All too often, executive dysfunction is misunderstood as laziness or unwillingness to work. In fact, the opposite is true—many people with mental injuries or illnesses experience an extreme level of over-stimulation of the senses that routinely exhausts them. As Vicki Peterson writes in “Why Trauma Survivors Shouldn’t Think They Are ‘Lazy’”, “The traumatized brain is anything but lazy. In fact, it is overworked, overstimulated, overactive and overstressed. Many trauma survivors have an enlarged amygdala, which triggers the fight-or-flight response. In a survivor, this response goes haywire.”4 For those inching each day toward the seemingly simplest of tasks, the choice to rest informs one’s ability to heal, develop reasonable boundaries, and proactively prioritize personal safety. The need for understanding rest as a political undertaking is not only self-benefiting; it is imperative to collective health.
Resisting mandatory productivity creates healthier communities and relationships. In valuing one another for our intrinsic worth as human beings, we move away from value rooted in product, capital, and output. Productivity is not inherently good; it is morally neutral. In perceiving our actions as meaningful on a moral compass outside of the landscape of capitalism, we become better able to assert who our productivity benefits and how we want our productivity to function in our social ecosystem. Becoming critical of how expending energy can either debilitate or heal gives us the space to create work informed by a culture of consent and dignity. Loving a good friend is as valuable an action as writing a research paper. Laughing at a favourite movie is as valuable an action as going to work on time. In appreciating the scope of what is truly good and offers beauty to us, we allow ourselves to heal both inwardly and outwardly.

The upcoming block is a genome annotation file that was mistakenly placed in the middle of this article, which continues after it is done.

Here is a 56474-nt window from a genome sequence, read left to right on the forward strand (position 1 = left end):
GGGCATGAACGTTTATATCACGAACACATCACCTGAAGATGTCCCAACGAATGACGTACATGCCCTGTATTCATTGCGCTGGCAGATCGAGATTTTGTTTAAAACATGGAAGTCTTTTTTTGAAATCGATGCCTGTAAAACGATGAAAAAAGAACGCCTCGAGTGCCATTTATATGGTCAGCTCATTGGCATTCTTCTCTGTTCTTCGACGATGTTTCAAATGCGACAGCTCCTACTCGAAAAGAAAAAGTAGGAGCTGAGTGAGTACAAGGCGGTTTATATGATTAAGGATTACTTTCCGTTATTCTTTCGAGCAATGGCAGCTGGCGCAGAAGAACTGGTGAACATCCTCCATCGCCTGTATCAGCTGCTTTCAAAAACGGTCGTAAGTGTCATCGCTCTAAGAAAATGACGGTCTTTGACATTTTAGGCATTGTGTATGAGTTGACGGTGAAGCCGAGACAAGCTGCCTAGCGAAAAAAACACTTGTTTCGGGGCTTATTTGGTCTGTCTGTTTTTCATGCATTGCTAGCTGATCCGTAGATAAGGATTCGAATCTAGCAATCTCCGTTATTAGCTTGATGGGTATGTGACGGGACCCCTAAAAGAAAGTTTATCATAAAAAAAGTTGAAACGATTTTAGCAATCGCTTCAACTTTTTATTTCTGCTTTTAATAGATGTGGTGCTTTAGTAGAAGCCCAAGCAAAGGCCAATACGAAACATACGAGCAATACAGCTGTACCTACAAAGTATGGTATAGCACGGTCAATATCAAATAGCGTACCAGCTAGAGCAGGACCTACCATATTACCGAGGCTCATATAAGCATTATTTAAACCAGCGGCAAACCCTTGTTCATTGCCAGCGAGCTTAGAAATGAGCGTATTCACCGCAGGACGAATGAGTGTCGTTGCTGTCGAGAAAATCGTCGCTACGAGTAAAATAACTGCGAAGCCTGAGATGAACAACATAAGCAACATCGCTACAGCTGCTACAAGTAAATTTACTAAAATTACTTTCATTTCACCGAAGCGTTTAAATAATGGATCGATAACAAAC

I am looking at a map. It is 1 p.m. I put on CBC Radio to hear the National Research Council Official Time Signal. The long beep says, “I am here.” It says, “This is this moment and it sounds the same everywhere. You are here.” Neither out of time or on time, my body finally moves in time. The map is rolled up for the day. The volcanic arches cool and the street names recede. The body pauses. Hearing itself, ankles listening to calluses, temples honouring the mind’s slowing hum. Believing itself, whispering that we, at last, can rest.
1 Aupperle, Robin. L., Melrose, A. J., Stein, M. B., & Paulus, M. P. (2012, Feb) Executive Function and PTSD: Disengaging from Trauma. Neuropharmacology. 62(2), 686-694. https://doi.org/10.1016/j.neuropharm.2011.02.008.
2 Martínez, Lia., Prada, E., Satler, C., Taveres, M. C. H., & Tomas, C. (2016, Aug.). Executive Dysfunctions: The Role in Attention Deficit Hyperactivity and Post-Traumatic Stress Neuropsychiatric Disorders. Frontiers in Psychology. 7. https://doi.org/10.3389/fpsyg.2016.01230
3 Walker, Billie. (2019). Rest as Resistance: A Guidebook to 24/7 Capitalism. Radical Art Review. http://www.radicalartreview.org/post/rest-as-resistance-a-guidebook-to-24-7-capitalism
4 Peterson, Vicki. (2021). Why Trauma Survivors Shouldn't Think They Are “Lazy”. The Mighty, 4 Feb., http://www.themighty.com/2020/02/lazy-exhausted-in-trauma-recovery/